- The Washington Times - Monday, August 3, 2009

ANALYSIS/OPINION:

The Justice Department’s claims about why it dropped a voter-intimidation case against the New Black Panther Party and two of its members are offensively hollow. The bad decision clearly was the result of purely political considerations overriding the unambiguous facts of the case, the law and the judgment of career Justice Department lawyers.

In a July 13 letter to Rep. Frank R. Wolf, Virginia Republican, Assistant Attorney General Ronald Welch wrote that the department dropped the charges “because the facts and the law did not support pursuing those claims. That decision was made after a careful and thorough review of the matter by the Acting Assistant Attorney General for Civil Rights, a career employee with nearly 30 years experience in the Department.”

What Mr. Welch didn’t mention was that the official, Loretta King, had made the decision only after consulting with her boss, Thomas J. Perrelli, a political appointee who raised more than half a million dollars for then-candidate Barack Obama during the 2008 elections. He didn’t mention that Ms. King herself is hardly a nonpartisan figure, but somebody well-known for her Democratic leanings.

On Friday, Hans A. von Spakovsky wrote on the Heritage Foundation’s Foundry blog that Ms. King “is in a political position under the Vacancy Reform Act and was appointed by President Obama. I worked with her for four years when I was in the Civil Rights Division. She talked about resigning when I was there to run as a Democratic candidate in Maryland and is as political as any political appointee at Justice.”

Ms. King’s primary colleague in overseeing the case was Steven H. Rosenbaum, chief of the department’s special litigation section. He donated $500 to Mr. Obama’s campaign last year.

Those three officials first overruled the considered judgment of Justice Department career lawyers Christopher Coates, Robert D. Popper and J. Christian Adams, along with former Acting Assistant Attorney General Grace Chung Becker. Then they overruled two top attorneys at the department’s Appellate Division. Appellate Chief Diana K. Flynn wrote on May 13 that the case was so strong that it should be pursued “unless the department had evidence the court ruling was based on unethical conduct by the government.” No such evidence existed, and Ms. Flynn noted that a judgment against the defendants would be important in order to “prevent the paramilitary style intimidation of voters.”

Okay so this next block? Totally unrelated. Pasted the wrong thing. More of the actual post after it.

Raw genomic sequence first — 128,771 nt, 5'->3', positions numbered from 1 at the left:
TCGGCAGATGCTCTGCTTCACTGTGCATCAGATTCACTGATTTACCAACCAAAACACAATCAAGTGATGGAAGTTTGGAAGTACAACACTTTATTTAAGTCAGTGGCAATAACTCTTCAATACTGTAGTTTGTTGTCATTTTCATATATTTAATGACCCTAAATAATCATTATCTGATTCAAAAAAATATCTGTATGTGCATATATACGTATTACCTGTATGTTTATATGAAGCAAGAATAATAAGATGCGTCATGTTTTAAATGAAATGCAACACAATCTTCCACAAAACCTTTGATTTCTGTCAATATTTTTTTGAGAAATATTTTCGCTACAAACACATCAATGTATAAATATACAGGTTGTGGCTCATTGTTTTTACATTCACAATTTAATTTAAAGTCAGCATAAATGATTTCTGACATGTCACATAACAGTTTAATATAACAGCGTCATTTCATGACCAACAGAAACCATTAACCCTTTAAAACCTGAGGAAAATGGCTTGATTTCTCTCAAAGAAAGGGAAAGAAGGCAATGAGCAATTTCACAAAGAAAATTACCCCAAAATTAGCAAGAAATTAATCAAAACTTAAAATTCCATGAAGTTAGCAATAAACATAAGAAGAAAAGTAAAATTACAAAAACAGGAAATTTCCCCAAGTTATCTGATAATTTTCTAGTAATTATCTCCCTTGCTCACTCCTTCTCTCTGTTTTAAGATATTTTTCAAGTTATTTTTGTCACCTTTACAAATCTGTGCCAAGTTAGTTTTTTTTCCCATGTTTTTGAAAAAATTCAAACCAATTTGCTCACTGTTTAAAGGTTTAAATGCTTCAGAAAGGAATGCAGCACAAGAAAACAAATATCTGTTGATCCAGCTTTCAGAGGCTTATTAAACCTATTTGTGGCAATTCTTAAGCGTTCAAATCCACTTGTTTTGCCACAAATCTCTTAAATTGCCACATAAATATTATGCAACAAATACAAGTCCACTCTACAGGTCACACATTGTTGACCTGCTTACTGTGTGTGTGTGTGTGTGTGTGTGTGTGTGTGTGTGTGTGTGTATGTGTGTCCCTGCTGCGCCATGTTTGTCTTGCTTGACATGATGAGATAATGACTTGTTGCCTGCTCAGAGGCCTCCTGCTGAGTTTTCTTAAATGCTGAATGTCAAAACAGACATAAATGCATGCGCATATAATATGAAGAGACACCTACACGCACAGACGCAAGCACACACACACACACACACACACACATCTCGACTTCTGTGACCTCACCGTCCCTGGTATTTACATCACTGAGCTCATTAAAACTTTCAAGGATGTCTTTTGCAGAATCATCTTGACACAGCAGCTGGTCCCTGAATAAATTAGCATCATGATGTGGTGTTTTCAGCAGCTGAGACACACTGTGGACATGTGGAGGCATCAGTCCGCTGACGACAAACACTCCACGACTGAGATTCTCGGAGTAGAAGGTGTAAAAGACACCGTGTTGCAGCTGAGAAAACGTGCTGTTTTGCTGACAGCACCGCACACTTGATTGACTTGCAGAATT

So we have three heavily politicized, Democratic-leaning senior officials overruling, without substantive explanation, the six lawyers who had studied the case most closely. They did so on behalf of a defendant, Jerry Jackson, who was an elected Democratic official in Philadelphia and an official Democratic Party poll watcher even though he was an active member of a group, the New Black Panthers, that has been identified as a racist hate group. And they did it four days before municipal primary elections in Philadelphia, in time for Mr. Jackson to serve again as an official poll watcher despite having had a judge issue a valid default judgment against him for a civil rights violation.

“When you politicize the Justice Department, it’s really scary,” Mr. Wolf told us last week. He’s right.

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